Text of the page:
Coroner’s inquest hears timeline of 2009 fatal police shooting

A Nanaimo man shot and killed during a 2009 confrontation with police had what police believed to be a gun in his hand that he was threatening to use on officers, according to police recordings of the incident.

A Nanaimo man shot and killed during a 2009 confrontation with police had what police believed to be a gun in his hand that he was threatening to use on officers, according to police recordings of the incident.

A coroner’s inquest into the death of Jeffrey Scott Hughes, 48, got underway in B.C. Supreme Court today (July 25) in Nanaimo. Hughes was shot by┬áNanaimo RCMP Oct. 23, 2009 after police responded to a noise complaint at his apartment building in the 500 block of Selby Street.

A year and a half later, major crime unit detectives from Victoria Police Department cleared the Nanaimo RCMP members involved of any criminal wrongdoing, but would not give details on the case prior to the inquest other than stating that Hughes allegedly brandished a weapon of some sort.

In the courtroom Monday, Coroner Marj Paonessa and the jury listened to police radio and telephone communications, compiled by Det. Michelle Robertson of the Victoria Police Department, which started at 5:37 a.m. on Oct. 23 with a complaint from the building manager that Hughes was playing music loudly and waking up other tenants.

Two officers arrived 10 minutes later and interviewed the building manager. A third officer was also called out.

The third officer observed blood droplets leading to Hughes’s apartment and asked the dispatcher to call paramedics to the scene.

Around 6 a.m., one responding officer radioed that Hughes was threatening to shoot them.

The jury also heard two calls to the psychiatric unit at Nanaimo Regional General Hospital in an attempt to get information on Hughes, attempts to contact the Vancouver Island Health Authority’s crisis response team for the same reason and requests for more police backup, including a police dog, the emergency response team and negotiators.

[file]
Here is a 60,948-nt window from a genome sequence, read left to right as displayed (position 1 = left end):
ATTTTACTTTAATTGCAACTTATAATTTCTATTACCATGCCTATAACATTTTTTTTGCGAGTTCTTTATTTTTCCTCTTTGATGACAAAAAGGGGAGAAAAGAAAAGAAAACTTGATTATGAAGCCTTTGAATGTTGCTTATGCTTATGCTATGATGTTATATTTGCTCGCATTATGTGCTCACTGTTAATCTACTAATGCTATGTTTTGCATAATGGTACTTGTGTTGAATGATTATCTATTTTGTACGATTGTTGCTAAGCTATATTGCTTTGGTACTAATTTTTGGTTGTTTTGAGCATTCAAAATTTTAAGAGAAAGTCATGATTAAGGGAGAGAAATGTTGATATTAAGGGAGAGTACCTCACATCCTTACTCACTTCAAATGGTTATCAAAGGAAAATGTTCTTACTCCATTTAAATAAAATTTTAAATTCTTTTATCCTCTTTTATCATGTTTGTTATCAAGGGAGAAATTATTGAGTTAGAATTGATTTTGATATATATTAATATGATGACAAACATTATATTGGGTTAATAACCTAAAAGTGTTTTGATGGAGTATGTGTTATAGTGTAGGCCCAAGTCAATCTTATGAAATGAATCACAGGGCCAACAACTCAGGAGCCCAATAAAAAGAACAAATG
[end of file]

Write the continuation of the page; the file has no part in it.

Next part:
At 6:51 a.m., officers reported that Hughes had a firearm, then soon after reported that Hughes was in the hallway with the gun, then moving to the front of the building, at which time police reported shots fired and then that Hughes had been shot.

At 7:03 a.m., someone from the crisis response team called back and gave police some information on the subject, including that they had not seen Hughes since 2004, that he was considered violent and had a history of making threats.

Police did not move in on Hughes until the emergency response team announced that the area was clear at 7:19 a.m., which Robertson explained meant they had the weapon, later identified as a flare gun, away from the subject.

A paramedic attended Hughes shortly afterward, at which time he was pronounced dead.

The inquest is scheduled to run until Friday (July 29).

Other witnesses to be called include the apartment manager, two other tenants, some friends, several of the police officers involved, a paramedic, a pathologist, a toxicologist, Hughes’s general practitioner, Staff Sgt. Keith Lindner with Victoria PD and Kelly Reid, VIHA’s director for mental health and addictions services.